Once again, having a farm share has broadened our horizons. German grapes taste amazing, and are often filled with seeds. I googled several recipes for grape juice, and decided to give it a try. The results were stupendous, and well worth the labor.
Rinse off the grapes and remove them from the stems into a pot. Use a potato masher to break open the grapes right in the pot. Add water- sorry, no measurements from me. We got 1 kg of grapes, and I covered them just barely with water. After the juice was strained, I added a bit more water. I did not put any sugar in the pot because the raw grapes were so tasty. I’m glad I didn’t, but most of the recipes I saw called for sugar.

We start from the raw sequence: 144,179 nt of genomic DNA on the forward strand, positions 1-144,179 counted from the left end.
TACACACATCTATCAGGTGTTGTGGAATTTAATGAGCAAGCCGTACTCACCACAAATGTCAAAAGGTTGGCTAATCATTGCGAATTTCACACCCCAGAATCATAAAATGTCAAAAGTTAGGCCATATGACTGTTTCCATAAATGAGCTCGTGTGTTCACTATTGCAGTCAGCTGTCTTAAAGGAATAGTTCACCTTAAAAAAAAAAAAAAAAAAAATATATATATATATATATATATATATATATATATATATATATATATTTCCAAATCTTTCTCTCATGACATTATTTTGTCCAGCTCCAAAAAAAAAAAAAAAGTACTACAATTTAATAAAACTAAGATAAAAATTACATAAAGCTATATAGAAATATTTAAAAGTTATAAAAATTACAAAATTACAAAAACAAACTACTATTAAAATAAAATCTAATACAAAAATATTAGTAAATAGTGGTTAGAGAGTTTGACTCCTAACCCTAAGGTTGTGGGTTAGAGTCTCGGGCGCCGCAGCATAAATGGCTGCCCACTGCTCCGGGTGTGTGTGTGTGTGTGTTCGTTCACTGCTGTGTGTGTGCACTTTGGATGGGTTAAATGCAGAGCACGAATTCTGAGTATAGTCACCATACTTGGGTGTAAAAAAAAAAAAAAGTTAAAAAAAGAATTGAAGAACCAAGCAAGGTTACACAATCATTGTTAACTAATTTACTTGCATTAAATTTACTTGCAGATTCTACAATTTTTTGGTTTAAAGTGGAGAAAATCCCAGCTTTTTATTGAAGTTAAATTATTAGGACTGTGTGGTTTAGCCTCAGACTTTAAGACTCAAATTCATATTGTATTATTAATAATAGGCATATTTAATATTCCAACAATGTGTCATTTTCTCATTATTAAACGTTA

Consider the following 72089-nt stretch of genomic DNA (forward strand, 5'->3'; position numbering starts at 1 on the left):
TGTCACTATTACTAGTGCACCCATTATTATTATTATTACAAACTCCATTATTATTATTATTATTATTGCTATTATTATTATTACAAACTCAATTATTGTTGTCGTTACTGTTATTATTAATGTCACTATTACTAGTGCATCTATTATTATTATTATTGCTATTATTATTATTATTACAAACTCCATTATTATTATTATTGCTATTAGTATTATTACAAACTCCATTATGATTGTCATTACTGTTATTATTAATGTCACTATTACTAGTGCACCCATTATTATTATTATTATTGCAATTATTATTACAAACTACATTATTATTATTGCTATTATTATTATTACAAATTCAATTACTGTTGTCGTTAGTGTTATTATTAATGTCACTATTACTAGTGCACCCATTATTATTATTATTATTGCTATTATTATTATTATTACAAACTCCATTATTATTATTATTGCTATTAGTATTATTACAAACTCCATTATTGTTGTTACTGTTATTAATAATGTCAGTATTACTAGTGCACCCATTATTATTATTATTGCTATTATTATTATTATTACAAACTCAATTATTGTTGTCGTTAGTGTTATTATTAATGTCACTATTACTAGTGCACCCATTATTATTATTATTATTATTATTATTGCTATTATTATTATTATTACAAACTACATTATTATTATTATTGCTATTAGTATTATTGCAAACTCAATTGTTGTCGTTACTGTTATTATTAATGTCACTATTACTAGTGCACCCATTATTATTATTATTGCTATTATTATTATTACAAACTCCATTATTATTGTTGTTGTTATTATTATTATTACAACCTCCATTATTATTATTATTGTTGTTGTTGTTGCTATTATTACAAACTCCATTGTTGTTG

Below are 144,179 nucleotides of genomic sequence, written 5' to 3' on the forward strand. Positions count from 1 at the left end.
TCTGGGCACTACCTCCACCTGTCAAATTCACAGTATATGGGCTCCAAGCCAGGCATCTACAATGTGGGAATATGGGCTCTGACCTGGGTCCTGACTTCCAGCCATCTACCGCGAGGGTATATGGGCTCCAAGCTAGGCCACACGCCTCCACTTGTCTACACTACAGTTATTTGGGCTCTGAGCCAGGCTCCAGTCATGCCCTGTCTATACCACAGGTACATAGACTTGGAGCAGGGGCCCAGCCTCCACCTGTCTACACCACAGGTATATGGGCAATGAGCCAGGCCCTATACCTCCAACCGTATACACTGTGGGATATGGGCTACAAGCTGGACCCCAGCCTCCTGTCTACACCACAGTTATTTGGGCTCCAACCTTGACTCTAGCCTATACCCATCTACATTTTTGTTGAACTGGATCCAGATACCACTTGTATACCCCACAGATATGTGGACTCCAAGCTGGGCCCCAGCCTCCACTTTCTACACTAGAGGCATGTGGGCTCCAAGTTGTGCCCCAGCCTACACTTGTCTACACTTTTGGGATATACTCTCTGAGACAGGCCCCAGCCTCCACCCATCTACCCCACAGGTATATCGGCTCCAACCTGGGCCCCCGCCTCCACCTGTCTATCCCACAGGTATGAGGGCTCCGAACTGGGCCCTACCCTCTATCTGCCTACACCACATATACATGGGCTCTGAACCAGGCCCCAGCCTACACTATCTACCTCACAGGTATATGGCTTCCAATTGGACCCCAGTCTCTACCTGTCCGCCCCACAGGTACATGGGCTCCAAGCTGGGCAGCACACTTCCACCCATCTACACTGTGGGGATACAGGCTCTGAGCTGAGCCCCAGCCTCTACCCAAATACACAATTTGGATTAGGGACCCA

I boiled the grapes gently for about 20 minutes. I have no idea if shorter or longer is better, because after I turned off the heat and the concoction cooled slightly, I found the flavor to be excellent. Apparently, mashing and boiling allows for more flavor to come out of the seeds and possibly the skin.
I could not locate my cheesecloth anywhere (hello, frequent movers, I know it’s here somewhere). I tried 2 different methods of straining the liquid from the pot: a traditional paper coffee filter, and a tea strainer. The coffee filter worked great for the first few ladles of grape juice, but eventually it got clogged up. The tea pot with built-in plastic filter worked very well.
I can’t rave about the flavor enough. I probably would not go to the grocery store just to buy seeded grapes to make juice with, but as long as fresh from the vine grapes arrive in our weekly farm share, I’ll make juice.